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Grade          Description
Grade A

In this category only fall notations that are completely well-defined form a standard used by professional mathematicans.

Examples: Up-arrow notation, Chained arrow notation, Cascading-E notation.

Grade B+

In this category fall notations that are well-defined, but use a notation professional mathematicans don't use. For example the ... notation when the number of nestings is specified. It is debatable whether this group is different from grade A, because the Kirby-Paris hydra, created by professional mathematicans also has a similiar thing.

Example: Dollar function (up to Extended Bracket Notation).

Grade B

In this category fall notations that are debatable whether they are well-defined because they have a little ambiguity that wouldn't affect the growth rate. Whatever is specified for the ambiguity, the notation will be well-defined.  A good example is the use of the ... operator without specifing the number of nests when it is obvious. 

Grade B-

In this category fall notations that are debatable whether they are well-defined because they have assume some understanding of the human mind, i.e. an obvious rule is missing, though that makes the whole notation ill-defined.

Example: We forget to define in dollar function, that when there is nothing after the $ the $ can be removed.

Example 2: Probably #xE^ falls in this category, beacause it says that we can extrapolate rules back from earlier, or it falls in C+.

Grade C+

In this category fall notations that are not well defined though they come close to it. There can be made a complete analysis.

Example: Extended Array Notation, the original variant. It is clearly not well-defined because of the use of words, though we can make some sense of it.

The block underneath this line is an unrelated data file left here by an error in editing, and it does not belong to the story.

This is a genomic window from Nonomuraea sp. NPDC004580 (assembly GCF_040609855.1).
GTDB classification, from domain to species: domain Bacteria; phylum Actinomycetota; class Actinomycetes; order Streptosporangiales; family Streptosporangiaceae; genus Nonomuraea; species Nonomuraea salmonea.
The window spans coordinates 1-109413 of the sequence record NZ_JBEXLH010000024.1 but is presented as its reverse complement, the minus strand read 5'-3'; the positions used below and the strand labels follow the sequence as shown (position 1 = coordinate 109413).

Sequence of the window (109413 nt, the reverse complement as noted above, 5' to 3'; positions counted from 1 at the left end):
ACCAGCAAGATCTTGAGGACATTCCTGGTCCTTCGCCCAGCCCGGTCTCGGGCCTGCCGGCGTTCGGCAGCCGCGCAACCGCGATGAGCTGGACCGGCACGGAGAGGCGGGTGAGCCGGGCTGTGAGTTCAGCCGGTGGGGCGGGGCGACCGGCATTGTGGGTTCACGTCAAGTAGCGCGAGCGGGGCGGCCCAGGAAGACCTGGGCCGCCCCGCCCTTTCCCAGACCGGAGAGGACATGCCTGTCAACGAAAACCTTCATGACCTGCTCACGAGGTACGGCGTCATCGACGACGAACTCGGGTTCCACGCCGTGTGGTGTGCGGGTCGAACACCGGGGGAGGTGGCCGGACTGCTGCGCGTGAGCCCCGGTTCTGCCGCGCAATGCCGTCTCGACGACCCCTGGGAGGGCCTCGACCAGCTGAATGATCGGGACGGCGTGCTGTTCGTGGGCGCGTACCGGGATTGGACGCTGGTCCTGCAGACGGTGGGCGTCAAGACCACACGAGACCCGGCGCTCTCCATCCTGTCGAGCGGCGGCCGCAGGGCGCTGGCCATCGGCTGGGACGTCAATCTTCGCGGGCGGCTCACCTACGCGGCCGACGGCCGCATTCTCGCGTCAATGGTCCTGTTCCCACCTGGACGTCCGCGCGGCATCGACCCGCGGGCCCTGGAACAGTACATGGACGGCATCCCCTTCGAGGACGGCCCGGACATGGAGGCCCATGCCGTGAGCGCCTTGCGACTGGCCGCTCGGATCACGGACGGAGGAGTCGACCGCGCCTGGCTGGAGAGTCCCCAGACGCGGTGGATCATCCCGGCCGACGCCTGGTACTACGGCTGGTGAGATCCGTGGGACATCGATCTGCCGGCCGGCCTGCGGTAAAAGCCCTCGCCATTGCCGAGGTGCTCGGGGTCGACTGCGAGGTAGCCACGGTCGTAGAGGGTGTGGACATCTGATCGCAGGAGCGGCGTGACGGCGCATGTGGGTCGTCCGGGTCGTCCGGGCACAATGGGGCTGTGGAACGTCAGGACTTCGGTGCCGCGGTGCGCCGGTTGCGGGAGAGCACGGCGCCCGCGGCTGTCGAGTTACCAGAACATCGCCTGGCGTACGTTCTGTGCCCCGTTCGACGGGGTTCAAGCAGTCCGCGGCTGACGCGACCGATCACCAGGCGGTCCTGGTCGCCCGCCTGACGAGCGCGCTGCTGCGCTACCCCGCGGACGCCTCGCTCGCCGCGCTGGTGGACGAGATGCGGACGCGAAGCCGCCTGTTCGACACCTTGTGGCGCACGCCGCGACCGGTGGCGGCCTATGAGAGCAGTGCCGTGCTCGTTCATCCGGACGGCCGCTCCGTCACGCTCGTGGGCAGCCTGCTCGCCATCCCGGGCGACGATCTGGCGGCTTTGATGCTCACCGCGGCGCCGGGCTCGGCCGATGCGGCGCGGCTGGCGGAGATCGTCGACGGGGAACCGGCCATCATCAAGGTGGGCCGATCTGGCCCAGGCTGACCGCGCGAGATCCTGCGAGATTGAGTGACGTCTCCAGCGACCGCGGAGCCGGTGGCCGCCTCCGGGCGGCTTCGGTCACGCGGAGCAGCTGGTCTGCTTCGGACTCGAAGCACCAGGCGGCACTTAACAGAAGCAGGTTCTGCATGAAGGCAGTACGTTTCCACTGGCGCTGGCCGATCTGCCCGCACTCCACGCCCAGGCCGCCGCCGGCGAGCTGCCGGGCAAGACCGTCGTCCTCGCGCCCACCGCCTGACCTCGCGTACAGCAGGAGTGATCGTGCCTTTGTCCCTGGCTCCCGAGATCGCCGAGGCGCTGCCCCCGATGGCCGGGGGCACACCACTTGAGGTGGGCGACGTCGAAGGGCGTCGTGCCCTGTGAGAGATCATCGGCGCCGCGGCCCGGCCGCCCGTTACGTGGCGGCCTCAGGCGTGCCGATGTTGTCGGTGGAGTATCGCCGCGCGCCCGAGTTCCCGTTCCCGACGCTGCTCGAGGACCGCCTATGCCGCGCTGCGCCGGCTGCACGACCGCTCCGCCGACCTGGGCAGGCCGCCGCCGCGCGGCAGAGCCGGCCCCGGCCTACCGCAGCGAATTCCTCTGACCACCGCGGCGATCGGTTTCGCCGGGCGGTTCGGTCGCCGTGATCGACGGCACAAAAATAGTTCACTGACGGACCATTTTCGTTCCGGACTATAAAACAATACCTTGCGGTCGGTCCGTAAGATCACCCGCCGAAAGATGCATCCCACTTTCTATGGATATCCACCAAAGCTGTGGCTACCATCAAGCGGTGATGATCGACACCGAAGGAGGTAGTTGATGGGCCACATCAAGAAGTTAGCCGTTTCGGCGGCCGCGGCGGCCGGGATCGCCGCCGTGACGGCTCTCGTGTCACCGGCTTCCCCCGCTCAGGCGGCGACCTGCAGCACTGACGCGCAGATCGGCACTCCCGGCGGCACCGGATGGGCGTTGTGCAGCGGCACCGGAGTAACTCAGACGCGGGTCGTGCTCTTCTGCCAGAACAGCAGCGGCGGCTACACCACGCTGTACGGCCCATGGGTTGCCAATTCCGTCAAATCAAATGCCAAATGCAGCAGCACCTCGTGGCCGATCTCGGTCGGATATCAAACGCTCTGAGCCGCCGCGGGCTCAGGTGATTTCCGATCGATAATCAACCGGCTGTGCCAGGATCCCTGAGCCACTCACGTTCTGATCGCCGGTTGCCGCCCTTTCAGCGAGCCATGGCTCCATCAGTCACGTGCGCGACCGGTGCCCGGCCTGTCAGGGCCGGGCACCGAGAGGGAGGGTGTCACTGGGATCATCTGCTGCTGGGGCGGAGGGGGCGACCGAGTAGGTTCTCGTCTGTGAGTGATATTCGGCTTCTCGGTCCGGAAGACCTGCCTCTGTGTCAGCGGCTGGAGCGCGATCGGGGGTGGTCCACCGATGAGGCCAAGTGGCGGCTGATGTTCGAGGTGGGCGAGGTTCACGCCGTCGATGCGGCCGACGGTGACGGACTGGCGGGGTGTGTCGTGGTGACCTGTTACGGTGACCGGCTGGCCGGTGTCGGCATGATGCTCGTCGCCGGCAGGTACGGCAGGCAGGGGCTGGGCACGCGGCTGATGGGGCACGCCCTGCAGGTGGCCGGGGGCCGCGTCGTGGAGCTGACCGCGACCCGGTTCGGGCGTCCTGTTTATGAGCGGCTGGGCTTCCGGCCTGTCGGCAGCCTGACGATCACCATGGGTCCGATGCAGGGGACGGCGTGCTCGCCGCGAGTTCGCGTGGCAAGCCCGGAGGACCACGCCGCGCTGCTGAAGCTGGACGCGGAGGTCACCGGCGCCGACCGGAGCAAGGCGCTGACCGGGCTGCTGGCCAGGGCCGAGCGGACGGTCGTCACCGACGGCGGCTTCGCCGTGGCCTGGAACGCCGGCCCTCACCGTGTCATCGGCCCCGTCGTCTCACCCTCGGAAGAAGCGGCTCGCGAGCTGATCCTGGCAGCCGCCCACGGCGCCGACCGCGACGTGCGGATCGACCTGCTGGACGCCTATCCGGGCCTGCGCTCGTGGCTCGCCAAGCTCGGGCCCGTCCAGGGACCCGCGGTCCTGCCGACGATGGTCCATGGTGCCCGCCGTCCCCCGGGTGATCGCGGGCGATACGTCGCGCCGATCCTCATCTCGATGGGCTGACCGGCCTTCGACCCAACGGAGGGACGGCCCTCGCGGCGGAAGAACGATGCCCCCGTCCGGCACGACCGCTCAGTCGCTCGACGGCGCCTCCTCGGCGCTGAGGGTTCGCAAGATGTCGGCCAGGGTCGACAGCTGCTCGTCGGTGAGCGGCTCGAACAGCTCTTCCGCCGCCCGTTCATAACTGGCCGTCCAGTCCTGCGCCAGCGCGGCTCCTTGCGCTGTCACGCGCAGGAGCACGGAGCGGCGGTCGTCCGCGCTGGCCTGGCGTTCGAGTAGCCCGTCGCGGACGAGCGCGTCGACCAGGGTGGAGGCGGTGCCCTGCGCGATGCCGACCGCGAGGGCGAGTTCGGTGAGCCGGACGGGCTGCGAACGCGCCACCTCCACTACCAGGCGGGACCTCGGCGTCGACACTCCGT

Example 2: Probably ##xE^ (the notations up to agoraphobia) falls here.

Grade C

In this category fall notations that are not well defined and some spots should be filled in by intuition, though it is possible to make some analysis.

Example: Tetrational Arrays up to (w^w^w)*2. For example, what is {a,b(0,1)2}? Is it {a,a(b)2}? {a,b(b)2}? {a,b(a)2}? As a googologist, we would assume {a,a(b)2} or {a,b(b)2} because that is the most powerful definition. But {a,b(0,1)3} would be much harder.

Example 2: /xE^ falls here, because its 'definition' is just a list with expressions.

Grade C-

In this category fall notations that are not well defined and most spots should be filled in by intuition. There can be made an estimation-analysis.

Example: Tetrational Arrays. There are many problems like {a,b(0,1)3}.

Grade D+

In this category fall notations that are not even near being well defined and many spots should be filled in by intuition, such as fundamental sequences assumed to be trivial, though they are very hard to define. The growth rate can be estimated, though it can't be called analysis.

Example: The & operator up to the SVO.

Grade D

In this category fall notations which are so ill-defined that its growth rate can't be even estimated, though it is known what kind of notations are possible.

Example: The & operator up to the legions. It is known that we can have expressions with arrays and &s

Grade D- In this category fall notations which are so ill-defined that there are different possibilities for expressions that should be possible or not. Example: BEAF up to lugions and {X,X/2}&n, beacause some dissallow it and some don't.
Grade F

Notations which aren't even meant to be defined.

Example: Robinson's number

It makes sense to make analys

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